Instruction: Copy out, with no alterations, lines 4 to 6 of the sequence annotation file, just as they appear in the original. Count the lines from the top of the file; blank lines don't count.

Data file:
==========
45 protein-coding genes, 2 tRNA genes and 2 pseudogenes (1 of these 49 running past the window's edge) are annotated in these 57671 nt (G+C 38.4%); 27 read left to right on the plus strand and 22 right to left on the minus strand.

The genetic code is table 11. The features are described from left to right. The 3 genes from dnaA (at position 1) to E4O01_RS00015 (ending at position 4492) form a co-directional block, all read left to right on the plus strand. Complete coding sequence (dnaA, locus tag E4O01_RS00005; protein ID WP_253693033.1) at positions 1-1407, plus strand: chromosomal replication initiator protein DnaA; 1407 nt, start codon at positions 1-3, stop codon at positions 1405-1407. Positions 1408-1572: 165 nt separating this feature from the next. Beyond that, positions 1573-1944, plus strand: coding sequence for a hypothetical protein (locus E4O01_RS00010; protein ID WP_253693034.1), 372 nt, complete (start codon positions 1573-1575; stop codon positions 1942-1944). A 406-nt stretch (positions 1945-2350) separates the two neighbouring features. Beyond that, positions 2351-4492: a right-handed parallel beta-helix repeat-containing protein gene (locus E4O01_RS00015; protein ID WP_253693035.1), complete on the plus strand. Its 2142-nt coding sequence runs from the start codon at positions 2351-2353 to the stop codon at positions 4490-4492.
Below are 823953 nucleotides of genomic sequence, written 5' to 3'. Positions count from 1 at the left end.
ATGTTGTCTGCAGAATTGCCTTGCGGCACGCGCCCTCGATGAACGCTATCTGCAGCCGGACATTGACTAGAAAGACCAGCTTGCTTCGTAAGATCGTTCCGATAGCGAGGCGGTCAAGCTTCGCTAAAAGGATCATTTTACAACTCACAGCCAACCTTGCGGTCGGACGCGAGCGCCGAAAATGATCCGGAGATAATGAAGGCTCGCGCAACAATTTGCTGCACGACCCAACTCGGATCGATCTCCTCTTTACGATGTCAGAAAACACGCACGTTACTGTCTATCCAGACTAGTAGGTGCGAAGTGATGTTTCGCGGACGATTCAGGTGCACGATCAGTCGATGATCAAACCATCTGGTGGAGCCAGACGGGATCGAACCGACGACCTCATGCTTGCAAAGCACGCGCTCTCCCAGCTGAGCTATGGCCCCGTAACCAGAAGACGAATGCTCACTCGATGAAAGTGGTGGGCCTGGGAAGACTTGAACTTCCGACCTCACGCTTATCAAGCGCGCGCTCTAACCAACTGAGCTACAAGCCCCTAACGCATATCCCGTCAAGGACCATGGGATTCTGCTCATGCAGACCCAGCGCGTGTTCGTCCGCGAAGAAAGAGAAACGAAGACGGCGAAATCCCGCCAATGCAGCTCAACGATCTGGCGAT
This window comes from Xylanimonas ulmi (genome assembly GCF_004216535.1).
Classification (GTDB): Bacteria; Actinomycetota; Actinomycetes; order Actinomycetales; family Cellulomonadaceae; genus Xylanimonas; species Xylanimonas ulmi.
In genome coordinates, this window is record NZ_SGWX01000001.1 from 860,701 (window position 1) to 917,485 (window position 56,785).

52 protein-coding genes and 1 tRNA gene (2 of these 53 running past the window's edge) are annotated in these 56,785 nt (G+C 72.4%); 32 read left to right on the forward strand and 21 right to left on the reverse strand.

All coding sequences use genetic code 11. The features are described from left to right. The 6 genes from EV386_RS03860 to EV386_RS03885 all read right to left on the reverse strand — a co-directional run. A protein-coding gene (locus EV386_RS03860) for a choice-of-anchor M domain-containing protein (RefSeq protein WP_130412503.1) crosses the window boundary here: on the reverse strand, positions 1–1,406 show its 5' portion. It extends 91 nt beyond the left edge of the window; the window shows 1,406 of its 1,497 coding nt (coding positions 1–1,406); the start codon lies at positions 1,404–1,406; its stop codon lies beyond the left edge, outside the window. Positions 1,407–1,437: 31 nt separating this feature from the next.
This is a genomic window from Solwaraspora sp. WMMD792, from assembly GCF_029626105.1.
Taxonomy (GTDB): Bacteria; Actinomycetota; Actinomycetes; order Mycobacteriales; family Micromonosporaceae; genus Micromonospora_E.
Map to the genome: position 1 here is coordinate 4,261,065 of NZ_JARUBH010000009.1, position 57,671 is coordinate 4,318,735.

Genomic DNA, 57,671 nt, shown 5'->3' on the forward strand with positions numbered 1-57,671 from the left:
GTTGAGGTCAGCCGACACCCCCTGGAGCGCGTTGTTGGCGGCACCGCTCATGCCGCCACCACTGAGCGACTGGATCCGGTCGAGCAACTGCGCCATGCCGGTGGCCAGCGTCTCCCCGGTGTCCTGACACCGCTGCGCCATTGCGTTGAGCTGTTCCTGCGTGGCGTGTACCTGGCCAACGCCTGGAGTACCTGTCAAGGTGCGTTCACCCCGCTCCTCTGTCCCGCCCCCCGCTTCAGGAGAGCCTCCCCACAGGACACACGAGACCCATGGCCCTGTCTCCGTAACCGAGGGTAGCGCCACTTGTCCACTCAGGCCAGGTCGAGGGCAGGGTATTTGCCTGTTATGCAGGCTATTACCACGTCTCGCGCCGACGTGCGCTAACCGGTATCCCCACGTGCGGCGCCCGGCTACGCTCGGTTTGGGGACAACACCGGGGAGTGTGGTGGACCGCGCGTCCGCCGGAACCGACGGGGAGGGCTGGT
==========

ATGTTGTCTGCAGAATTGCCTTGCGGCACGCGCCCTCGATGAACGCTATCTGCAGCCGGACATTGACTAGAAAGACCAGCTTGCTTCGTAAGATCGTTCCGATAGCGAGGCGGTCAAGCTTCGCTAAAAGGATCATTTTACAACTCACAGCCAACCTTGCGGTCGGACGCGAGCGCCGAAAATGATCCGGAGATAATGAAGGCTCGCGCAACAATTTGCTGCACGACCCAACTCGGATCGATCTCCTCTTTACGATGTCAGAAAACACGCACGTTACTGTCTATCCAGACTAGTAGGTGCGAAGTGATGTTTCGCGGACGATTCAGGTGCACGATCAGTCGATGATCAAACCATCTGGTGGAGCCAGACGGGATCGAACCGACGACCTCATGCTTGCAAAGCACGCGCTCTCCCAGCTGAGCTATGGCCCCGTAACCAGAAGACGAATGCTCACTCGATGAAAGTGGTGGGCCTGGGAAGACTTGAACTTCCGACCTCACGCTTATCAAGCGCGCGCTCTAACCAACTGAGCTACAAGCCCCTAACGCATATCCCGTCAAGGACCATGGGATTCTGCTCATGCAGACCCAGCGCGTGTTCGTCCGCGAAGAAAGAGAAACGAAGACGGCGAAATCCCGCCAATGCAGCTCAACGATCTGGCGAT
This window comes from Xylanimonas ulmi (genome assembly GCF_004216535.1).
Classification (GTDB): Bacteria; Actinomycetota; Actinomycetes; order Actinomycetales; family Cellulomonadaceae; genus Xylanimonas; species Xylanimonas ulmi.